It appears that throughout the book of Judges, each cycle brings a degrading or decaying result. God becomes less involved and the people get judges like themselves. In particular, Samson is an example of such (6). Samson was called to a higher life as a Nazirite but doesn’t take it seriously. His situation with women degrades going from ignoring his mother, to his wife, to a prostitute, and finally to Delilah. This is what Israel has done with God, to Ba’al, to gods of the countries around them, to idolatry of every kind. It appears that Samson was oblivious to the true Source of his power and when he disobeyed God by revealing that his, hair cut would weaken him, he lost his power. He was captured and blinded; again like Israel during this period. In the end, blind and captive, he calls out to God in one last act of deliverance. This appears to be Israel’s history, not only during this period but later as well (7).
The people cried out to God when they were desperate. At other times in more peaceful settings, they called on God when it was convenient. God never left Israel but He is moved more to the back and out of sight. Things continued to deteriorate until God raised up David, a man after His heart.
There could be some lessons in the Judges for us. Have we pushed God to the background, called on when convenient or desperate? I think this happens when we settle into our routines of life. We pray but maybe because it is just time to pray in the moment. Our attitude is revealed in statements such as “God has given me a mind to reason” rather than earnestly seeking out God’s will. We have come from a heritage that has stated that we have God’s word, and that we do not need His Holy Spirit anymore. That deistic view has caused a development of a lack of dependence on God, and we might find ourselves more in tune with the people of the days of the judges than we think. J.B. Phillips wrote a book a number of years ago in which he described how people saw God (8). One of a number of different descriptions included God being visited on Sundays at the church building where we unlock the door, go in and say hello, spend an hour or so there, then leave and lock the door making sure God is safe and secure inside.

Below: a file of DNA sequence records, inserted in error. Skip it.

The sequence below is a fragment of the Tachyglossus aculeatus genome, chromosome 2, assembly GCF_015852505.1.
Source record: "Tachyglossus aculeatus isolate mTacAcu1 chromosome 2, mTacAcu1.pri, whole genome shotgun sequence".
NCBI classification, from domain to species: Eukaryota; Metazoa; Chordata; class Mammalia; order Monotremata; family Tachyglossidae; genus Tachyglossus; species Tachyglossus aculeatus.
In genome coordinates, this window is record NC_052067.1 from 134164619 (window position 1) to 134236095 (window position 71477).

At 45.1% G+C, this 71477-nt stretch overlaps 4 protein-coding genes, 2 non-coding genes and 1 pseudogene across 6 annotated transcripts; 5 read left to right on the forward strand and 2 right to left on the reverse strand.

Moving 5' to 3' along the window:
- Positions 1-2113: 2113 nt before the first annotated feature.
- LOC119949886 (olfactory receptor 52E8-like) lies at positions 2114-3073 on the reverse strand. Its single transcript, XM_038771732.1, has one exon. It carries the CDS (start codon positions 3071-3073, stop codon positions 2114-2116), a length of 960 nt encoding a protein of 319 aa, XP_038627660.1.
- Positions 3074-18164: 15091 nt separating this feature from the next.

God has always wanted to be among His people, in fellowship with us, daily. Let’s not forget that and work to keep God in our presence, both individually and as a congregation. God is King and Savior. Our focus and commitment is to Him.
George B. Mearns
(1) King Saul began to reign around 1000 B.C. The dating of the Exodus has varied from 1200 to 1500 B.C. and so affects our dating of the Judges.
(2) Thoughts for this article come from Derek Leman, The Disappearance of God in Judges, at http://derek4messiah.worpress.com and copied on 2/17/2010.
(3) Leman calls Gideon faithless. I do not see it this way because faith often is a up and down thing; at times one is strong and then at other times weak. While one might argue that Gideon was faithless because of the fleeces, one could also argue that he wanted to verify that God was really speaking to him.
(4) Keep in mind that it was common to find animals walking in and out of houses in ancient Israel and he probably thought of this without thinking about all the consequences. See Kenneth Bailey on the manger in Luke 2 as being a part of the house and not a separate structure.
(5) See Numbers 6 for details of a Nazirite.
(6) Leman follows Daniel Block’s interpretation of Samson’s life from Block’s commentary on Judges.
(7) See Hosea 1-3 as another example of a life that mirrors the life of the nation.
(8) J. B. Phillips, Your God Is Too Small.